Not the Wolf but the Dog

By: Jacqueline Berger

Featured art: Two Human Beings. The Lovely Ones by Edvard Munch

Not the zebra but the horse;
not buffalo but cows,
maybe camels,
who traded the wild for the stable,
a stall lined in straw,
the house with wee gables and eaves,
their name over the door—
Biscuit, Coco. Snowball, Ranger.
Traded the hunt for the daily bowl and dish,
predators for owners, collar and leash;
agreed to be a tool—plow or cart
or confidant—to breed in captivity.

So when the man in the elevator
at the Venetian holding his cardboard
tray of coffees and muffins
heading back to his room
says to no one in particular,
but most likely to the other man,
the three of us strangers,
I better get something in return for this, 
he means fetching breakfast
so his wife can sleep,
I better get something for all of this, 
gesturing with his head,
meaning the hotel, the dinners and shows,
I think about women
who prowl the midnight streets
in their staggering heels,
breasts like missiles
because they’d rather be feral than kept.
And about men who gave up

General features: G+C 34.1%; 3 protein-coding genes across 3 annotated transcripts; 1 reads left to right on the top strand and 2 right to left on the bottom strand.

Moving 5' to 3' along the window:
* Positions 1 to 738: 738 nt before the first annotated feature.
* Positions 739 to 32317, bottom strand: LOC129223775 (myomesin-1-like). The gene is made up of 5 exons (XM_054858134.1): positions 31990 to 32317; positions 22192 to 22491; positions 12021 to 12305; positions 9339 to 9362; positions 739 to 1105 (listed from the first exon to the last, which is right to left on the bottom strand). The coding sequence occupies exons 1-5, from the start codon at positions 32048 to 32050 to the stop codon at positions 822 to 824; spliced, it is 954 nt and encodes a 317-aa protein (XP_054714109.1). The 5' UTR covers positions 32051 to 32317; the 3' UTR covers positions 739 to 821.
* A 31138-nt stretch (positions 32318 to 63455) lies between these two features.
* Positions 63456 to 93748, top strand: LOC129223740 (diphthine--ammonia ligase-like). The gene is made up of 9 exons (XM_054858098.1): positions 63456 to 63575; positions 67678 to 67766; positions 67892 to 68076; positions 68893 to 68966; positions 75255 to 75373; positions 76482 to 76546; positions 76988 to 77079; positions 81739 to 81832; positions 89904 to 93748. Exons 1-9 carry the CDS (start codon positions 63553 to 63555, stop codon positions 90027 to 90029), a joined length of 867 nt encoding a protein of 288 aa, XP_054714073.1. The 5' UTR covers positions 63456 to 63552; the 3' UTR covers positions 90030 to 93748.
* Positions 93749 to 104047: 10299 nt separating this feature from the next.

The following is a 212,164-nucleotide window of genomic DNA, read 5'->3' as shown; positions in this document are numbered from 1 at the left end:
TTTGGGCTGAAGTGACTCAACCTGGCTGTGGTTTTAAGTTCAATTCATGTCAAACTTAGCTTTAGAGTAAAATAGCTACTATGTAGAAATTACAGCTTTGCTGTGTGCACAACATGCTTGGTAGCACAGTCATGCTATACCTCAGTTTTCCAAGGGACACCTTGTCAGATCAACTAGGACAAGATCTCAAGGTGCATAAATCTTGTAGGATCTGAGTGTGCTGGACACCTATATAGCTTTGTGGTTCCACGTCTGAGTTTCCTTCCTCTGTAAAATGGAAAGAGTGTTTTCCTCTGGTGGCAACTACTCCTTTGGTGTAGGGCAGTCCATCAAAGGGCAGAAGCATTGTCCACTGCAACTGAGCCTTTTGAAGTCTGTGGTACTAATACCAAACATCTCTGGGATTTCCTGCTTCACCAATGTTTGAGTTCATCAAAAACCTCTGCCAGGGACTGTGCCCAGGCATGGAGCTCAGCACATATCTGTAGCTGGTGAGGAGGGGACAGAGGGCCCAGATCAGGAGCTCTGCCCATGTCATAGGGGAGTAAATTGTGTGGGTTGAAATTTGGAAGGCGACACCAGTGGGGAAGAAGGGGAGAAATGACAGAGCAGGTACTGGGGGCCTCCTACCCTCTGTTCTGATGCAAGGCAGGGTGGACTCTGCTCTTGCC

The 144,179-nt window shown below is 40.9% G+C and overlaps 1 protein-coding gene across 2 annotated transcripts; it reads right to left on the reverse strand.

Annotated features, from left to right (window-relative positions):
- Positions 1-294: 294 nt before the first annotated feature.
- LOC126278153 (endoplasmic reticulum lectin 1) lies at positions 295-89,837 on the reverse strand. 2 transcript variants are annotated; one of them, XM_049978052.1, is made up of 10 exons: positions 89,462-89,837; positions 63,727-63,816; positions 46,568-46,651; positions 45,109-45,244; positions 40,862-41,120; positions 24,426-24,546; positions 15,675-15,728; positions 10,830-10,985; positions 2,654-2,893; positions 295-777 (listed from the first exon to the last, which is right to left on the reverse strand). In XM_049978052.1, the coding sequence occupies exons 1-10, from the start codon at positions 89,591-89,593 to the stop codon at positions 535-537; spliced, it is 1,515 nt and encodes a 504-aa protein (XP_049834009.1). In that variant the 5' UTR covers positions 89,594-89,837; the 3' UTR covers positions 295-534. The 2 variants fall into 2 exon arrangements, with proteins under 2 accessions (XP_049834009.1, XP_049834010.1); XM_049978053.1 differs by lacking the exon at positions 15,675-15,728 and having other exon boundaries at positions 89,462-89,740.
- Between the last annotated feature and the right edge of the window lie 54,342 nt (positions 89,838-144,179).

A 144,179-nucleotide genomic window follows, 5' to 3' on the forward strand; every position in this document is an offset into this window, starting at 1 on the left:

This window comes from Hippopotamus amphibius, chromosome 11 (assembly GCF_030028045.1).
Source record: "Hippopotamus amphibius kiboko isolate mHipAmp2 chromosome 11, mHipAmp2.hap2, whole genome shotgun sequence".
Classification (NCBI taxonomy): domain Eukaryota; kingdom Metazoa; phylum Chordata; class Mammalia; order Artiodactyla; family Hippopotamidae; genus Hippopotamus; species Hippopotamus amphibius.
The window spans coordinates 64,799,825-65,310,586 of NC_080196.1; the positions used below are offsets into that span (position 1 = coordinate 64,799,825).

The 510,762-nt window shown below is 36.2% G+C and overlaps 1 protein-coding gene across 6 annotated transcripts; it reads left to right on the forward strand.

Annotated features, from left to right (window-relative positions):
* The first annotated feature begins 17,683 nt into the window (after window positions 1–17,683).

wilding to name their offspring,
their known code continuing on forever.

I’m carrying my own tray
of coffees and muffins,
will soon press the card against the lock,
open the room, rip off my clothes,
throw back the three hundred
thread-count sheets, waking
my husband. He’s met someone new
and now wants both
of his lives at once.
He can sleep later. These untamed
weeks, we’re savaging,
flesh against flesh, ravishing
our marriage.

But soon the holidays will be over
and we’ll fly home, his Christmas gifts,
back when he thought he knew
what he wanted,
waiting to be put away,
the meat injector—
what brine does to the bird—
downloadable e-book included,
and the wooden mallet ice crusher
with its own canvas bag
for making Moscow Mules
in their frosted copper mugs.

The dog chose what the wolf
refused and became Pekinese,
French Bull, but still needs
to be trained to heel and sit
with a steady payment of treats,
and still, sometimes, runs
when the door’s left open and needs
to be shouted at to come home.


Jacqueline Berger’s fourth book, The Day You Miss Your Exit, was recently published by Broadstone Press. Her book The Gift That Arrives Broken won the 2010 Autumn House Poetry Prize. Her work has also appeared in The Iowa ReviewAmerican Poetry: The Next GenerationOld Dominion ReviewRhi- noRiver Styx, and Nimrod. Berger directs the Master of Arts in English pro- gram at Notre Dame de Namur University in Belmont, California, and lives in San Francisco.

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